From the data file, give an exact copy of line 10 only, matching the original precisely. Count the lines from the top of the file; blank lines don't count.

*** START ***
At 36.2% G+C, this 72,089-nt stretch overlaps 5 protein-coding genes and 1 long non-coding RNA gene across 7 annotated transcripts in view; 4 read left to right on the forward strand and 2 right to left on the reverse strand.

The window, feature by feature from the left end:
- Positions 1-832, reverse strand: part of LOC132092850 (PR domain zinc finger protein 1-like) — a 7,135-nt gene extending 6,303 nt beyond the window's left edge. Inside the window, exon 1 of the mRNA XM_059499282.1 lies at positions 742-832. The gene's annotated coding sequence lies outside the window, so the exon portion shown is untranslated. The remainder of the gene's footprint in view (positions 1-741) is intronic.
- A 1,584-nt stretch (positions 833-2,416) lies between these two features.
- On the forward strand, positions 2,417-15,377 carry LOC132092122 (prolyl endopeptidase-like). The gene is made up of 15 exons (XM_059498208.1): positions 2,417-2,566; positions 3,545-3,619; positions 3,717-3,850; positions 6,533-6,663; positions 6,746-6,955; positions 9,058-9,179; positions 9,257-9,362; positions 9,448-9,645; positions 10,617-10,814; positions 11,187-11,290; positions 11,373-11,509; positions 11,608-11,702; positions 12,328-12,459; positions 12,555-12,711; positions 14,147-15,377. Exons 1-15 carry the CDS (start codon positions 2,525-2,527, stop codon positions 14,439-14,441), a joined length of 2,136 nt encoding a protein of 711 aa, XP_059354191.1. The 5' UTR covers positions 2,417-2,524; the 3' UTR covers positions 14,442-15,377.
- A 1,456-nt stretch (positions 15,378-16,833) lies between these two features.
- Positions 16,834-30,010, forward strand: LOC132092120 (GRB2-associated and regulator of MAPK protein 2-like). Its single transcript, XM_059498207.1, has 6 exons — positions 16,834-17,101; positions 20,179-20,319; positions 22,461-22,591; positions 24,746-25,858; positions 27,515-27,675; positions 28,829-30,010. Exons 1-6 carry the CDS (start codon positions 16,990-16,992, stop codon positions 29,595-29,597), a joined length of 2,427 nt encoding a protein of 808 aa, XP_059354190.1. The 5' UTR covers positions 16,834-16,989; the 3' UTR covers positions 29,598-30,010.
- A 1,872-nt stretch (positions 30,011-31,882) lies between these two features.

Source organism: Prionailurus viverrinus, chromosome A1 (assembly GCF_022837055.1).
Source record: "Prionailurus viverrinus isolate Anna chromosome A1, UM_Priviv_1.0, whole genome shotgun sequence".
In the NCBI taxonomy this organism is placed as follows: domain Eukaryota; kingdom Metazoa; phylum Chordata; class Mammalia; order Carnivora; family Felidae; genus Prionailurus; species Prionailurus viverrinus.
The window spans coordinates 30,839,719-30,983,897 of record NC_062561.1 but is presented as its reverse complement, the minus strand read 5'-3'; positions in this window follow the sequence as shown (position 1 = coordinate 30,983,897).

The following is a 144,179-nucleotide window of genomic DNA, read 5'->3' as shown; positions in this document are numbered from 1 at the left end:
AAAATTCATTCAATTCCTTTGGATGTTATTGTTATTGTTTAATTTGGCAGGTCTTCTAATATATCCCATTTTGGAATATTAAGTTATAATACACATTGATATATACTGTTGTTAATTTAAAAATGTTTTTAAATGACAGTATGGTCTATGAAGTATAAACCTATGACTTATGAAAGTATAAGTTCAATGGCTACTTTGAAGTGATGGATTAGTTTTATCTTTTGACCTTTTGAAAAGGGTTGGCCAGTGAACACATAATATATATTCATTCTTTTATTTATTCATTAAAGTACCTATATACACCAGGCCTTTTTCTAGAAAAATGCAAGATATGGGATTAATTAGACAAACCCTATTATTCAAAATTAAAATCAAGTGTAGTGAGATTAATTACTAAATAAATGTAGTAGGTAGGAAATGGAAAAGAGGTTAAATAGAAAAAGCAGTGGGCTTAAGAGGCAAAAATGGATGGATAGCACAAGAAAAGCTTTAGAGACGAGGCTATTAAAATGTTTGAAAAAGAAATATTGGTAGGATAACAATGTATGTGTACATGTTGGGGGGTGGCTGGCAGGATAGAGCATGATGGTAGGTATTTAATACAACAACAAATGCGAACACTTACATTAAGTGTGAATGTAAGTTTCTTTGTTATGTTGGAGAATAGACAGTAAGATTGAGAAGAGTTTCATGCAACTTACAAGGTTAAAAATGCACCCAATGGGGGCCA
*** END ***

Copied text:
Source record: "Prionailurus viverrinus isolate Anna chromosome A1, UM_Priviv_1.0, whole genome shotgun sequence".